Treatment Options for Vitamin B12 Deficiency

Updated at: Jan 18, 2013
Treatment Options for Vitamin B12 Deficiency

Vitamin B12 deficiency can be treated by supplements.  Vitamin B12 can be given as oral vitamin B12 supplement, vitamin B12 Injections, intranasal vitamin B12 (in the nose) and sublingual vitamin B12 (placed under the tongue). In addition to

Dr Poonam Sachdev
Blood DiseasesWritten by: Dr Poonam SachdevPublished at: Jun 19, 2012

Vitamin B12 deficiency is very treatable. Early diagnosis and treatment improves prognosis and can prevent serious complications such as nerve damage, anaemia, or dementia. Treatment is started if your serum vitamin B12 level is less than 148 picomols/L (<200 picograms/mL) or you have symptoms indicative of vitamin B12 deficiency. Clinical response and improvement in serum B12 levels during follow-up confirms vitamin B12 deficiency.

If you have vitamin B12 deficiency, the doctor will give supplements to replace the body’s depleted stores of vitamin B12.

Vitamin B12 can be given by the following ways:

Oral Vitamin B12 Supplement: This involves giving high doses of an oral vitamin B12 supplement. Most people with B12 deficiency are treated with an intramuscular B12 injection. However, this is highly surprising, as most studies have shown that oral B12 supplementation is as effective as intra-muscular B12 administration.

Vitamin B12 Injections: You may be given shots of vitamin B12 into a muscle. In the initial phase of treatment, injections may be given 2-4 days per week. After blood tests show improvement, injections may be continued on a monthly basis. Intramuscular injections are safe and inexpensive but have many drawbacks. Disadvantages of intra-muscular B12 supplementation as compared to oral B12 include:

  • Injections are quite painful and can be distressful for patients.
  • Increases the cost of treatment (as it must be given in either a healthcare facility or at home by a visiting healthcare professional).

People with conditions that prevent absorption of vitamin B12 may have to be given injections. These people may need life-long treatment.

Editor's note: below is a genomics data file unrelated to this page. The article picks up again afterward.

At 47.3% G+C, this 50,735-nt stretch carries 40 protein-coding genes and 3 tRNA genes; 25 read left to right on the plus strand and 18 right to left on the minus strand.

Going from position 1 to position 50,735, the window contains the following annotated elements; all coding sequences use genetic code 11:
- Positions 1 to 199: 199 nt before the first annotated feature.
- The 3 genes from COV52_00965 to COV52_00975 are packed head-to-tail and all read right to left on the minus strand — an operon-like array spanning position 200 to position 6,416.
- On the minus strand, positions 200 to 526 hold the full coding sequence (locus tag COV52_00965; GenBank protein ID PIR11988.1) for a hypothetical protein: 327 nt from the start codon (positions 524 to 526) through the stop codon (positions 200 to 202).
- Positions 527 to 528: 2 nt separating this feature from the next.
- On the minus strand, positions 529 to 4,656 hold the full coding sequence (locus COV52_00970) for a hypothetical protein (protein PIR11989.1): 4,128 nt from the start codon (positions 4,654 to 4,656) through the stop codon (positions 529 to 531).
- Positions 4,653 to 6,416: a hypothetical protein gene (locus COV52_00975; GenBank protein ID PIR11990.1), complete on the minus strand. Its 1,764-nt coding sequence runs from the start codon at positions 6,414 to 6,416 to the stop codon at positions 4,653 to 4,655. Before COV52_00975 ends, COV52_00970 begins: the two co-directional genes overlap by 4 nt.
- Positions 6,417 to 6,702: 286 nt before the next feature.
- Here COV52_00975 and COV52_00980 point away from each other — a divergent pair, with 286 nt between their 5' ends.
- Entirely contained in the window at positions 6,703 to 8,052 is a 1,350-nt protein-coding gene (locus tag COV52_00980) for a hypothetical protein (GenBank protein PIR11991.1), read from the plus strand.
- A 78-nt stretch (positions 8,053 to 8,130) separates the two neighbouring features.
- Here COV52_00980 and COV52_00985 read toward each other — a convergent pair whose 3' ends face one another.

Intranasal Vitamin B12: This involves giving vitamin B12 in the nose. The medication is placed in the nose.

Sublingual Vitamin B12: Vitamin B12 may also be given in sublingual form (i.e., it is placed under the tongue).

Diet modification: In addition to starting supplements, the doctor will also recommend including foods rich in vitamin B12 in your diet such as red meats, poultry, fish, and dairy products. Vegetarians may include breakfast cereal, soy foods (soy milk and tofu) and other foods fortified with vitamin B12. Vitamin B6 helps in proper absorption and storage of vitamin B12. So including foods rich in this vitamin such as spinach, walnuts, poultry, avocados, bananas and brown rice in your diet is recommended.

Other considerations

  • Treatment with antibiotics: If your doctor suspects bacterial overgrowth in the intestines as the underlying cause of deficiency, you will be given antibiotics. The bacteria compete with the body to absorb the vitamin B12 in the intestines and thus lead to its deficiency.
  • Avoid excessive alcohol: People with vitamin B12 deficiency because of excessive alcohol consumption should stop alcohol use. Alcohol leads to gastritis and damages the lining of the intestines. These can interfere with vitamin B12 absorption. Iron and folic acid supplementation: When treatment with B12 is started, it increases haematopoiesis and can lead to rapid depletion of folate and iron stores. If folate and iron become deficient, it can limit the expected recovery of Hb. Hence along with B12 replacement, the health care professionals start both iron and folate supplements.


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